“Earnings matter,” said James Cox, managing partner at Harris Financial Group. “When you’re buying stocks, you should be buying based on their earnings, not on a cloudy day in Spain.”
The Dow Jones industrial average finished the week up 1.4 percent at 13,029.26, while the broader Standard & Poor’s 500-stock index rose 0.6 percent this week. The tech-heavy Nasdaq dipped 0.4 percent.
Microsoft was the biggest mover in the Dow after announcing late Thursday that its revenue rose 6 percent during its most recent quarter. Its stock jumped more than 4 percent percent Friday to close at $32.42. McDonald’s reported a 5 percent increase in profit Friday and said traffic to its U.S. locations was “robust.”
General Electric’s stock gained 1 percent even though its profit was down. The results still were better than analysts had expected, and chief executive Jeffrey Immelt said the company remained on track for double-digit growth for the year. With businesses touching almost every sector of the economy — from appliances to health care to gas turbines — GE’s performance amounted to a vote of faith in the global recovery. Still, Immelt injected a note of caution.
“We don’t take the environment for granted,” he said in a conference call with analysts. “We continue to be vigilant in risk management in a volatile world.”
Investor confidence took a blow earlier this week when the government reported that the number of people applying for unemployment benefits last week did not fall as much as analysts expected. Other data also showed a decline in existing-home sales in March and a slowdown in manufacturing.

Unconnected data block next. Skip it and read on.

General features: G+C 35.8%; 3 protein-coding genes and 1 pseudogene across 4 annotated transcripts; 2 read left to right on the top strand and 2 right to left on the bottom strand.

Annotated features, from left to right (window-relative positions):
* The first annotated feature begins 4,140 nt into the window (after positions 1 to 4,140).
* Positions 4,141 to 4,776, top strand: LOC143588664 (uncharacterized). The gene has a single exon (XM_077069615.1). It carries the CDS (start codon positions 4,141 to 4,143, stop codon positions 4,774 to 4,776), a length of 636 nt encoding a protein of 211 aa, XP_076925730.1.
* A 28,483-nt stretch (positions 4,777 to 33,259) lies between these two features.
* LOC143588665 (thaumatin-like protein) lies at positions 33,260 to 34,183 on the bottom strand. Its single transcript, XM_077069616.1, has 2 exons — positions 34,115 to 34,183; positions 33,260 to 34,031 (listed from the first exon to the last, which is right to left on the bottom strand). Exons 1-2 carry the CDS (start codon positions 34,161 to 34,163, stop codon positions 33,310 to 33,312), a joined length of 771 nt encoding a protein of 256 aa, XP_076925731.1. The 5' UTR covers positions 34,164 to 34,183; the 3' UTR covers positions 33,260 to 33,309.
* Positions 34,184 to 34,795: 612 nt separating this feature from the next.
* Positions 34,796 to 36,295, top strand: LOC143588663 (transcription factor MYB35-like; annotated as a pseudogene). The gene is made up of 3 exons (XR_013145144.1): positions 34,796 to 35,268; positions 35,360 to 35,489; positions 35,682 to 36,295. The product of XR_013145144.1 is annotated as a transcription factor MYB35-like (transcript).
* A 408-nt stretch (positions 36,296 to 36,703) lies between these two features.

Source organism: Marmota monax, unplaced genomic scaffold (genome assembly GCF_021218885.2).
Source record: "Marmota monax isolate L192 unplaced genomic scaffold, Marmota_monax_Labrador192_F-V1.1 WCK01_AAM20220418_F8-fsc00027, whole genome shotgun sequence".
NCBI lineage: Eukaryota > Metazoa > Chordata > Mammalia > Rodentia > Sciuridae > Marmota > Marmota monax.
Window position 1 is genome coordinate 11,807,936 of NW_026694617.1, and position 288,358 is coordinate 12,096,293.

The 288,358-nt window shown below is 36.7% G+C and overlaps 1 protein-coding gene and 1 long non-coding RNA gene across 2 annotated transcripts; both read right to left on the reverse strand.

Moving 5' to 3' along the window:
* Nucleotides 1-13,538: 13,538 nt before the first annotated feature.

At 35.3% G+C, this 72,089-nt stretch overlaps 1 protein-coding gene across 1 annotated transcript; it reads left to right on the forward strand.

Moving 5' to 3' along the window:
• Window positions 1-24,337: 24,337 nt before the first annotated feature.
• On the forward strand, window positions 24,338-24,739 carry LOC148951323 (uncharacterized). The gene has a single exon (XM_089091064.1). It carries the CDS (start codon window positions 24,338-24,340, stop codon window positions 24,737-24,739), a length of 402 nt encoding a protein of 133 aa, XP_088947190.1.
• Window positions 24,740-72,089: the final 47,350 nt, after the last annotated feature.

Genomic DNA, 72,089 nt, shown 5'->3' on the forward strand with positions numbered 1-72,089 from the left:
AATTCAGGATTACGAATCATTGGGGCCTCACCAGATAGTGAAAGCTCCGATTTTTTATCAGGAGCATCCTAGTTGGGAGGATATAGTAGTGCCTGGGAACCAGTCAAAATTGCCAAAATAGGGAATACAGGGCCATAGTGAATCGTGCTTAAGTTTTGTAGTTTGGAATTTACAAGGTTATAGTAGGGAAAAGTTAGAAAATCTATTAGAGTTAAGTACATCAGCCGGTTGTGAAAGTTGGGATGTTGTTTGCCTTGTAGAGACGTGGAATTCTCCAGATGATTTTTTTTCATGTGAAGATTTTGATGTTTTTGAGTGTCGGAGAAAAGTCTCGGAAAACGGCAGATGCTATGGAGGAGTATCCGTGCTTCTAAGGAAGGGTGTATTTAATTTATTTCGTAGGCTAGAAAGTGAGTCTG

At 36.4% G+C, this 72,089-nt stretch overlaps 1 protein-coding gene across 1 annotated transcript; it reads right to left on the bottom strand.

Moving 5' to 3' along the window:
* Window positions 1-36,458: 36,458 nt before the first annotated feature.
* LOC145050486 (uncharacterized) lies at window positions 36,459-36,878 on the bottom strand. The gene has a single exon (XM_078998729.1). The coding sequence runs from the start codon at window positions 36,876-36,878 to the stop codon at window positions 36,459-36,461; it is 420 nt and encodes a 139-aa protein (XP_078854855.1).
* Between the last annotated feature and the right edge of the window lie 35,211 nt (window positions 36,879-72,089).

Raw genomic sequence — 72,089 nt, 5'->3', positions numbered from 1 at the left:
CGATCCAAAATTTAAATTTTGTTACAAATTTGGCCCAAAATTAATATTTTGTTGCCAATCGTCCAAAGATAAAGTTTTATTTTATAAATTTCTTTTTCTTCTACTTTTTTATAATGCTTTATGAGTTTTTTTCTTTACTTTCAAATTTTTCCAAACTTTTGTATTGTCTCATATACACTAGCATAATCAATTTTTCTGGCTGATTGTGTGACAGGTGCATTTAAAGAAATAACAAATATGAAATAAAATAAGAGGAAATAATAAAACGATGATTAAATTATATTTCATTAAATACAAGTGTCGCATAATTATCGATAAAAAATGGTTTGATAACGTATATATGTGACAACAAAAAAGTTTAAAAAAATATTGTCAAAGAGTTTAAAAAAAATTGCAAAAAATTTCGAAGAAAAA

Still, the Dow’s solid gains this week gave analysts hope that more positive earnings next week would continue to boost the markets.
“Market reactions are very quick,” said Fred Dickson, chief investment strategist for D.A. Davidson. “It’s kind of a sigh-of-relief rally that the numbers may be a little better than expected.”
Such mixed signals not only manifest as market fluctuations but also contribute to what the economic counsellor for the International Monetary Fund has called the world’s “roller coaster” economy.
Signs of strength in the United States, continued growth in the emerging markets and a recent calming of financial tensions in Europe prompted the IMF this week to raise its global growth forecast.
Yet officials gathered in Washington this week for the organization’s policy meeting have spent much of their time raising money for new crisis-fighting funds for Europe and the IMF, concerned that any bump in the road — a spike in oil prices, a bad employment report in the United States, renewed debt tension in Europe — could prove devastating.
The overall mood has been optimistic, but the conversation is still littered with adjectives such as “weak,” “fragile” and “volatile.”
Still, all of the major indexes are up for the year. And Cox said he was encouraged that weekly jobless claims remain below 400,000.
“The economic data is coming in a little weaker, but the trend line is still intact,” he said.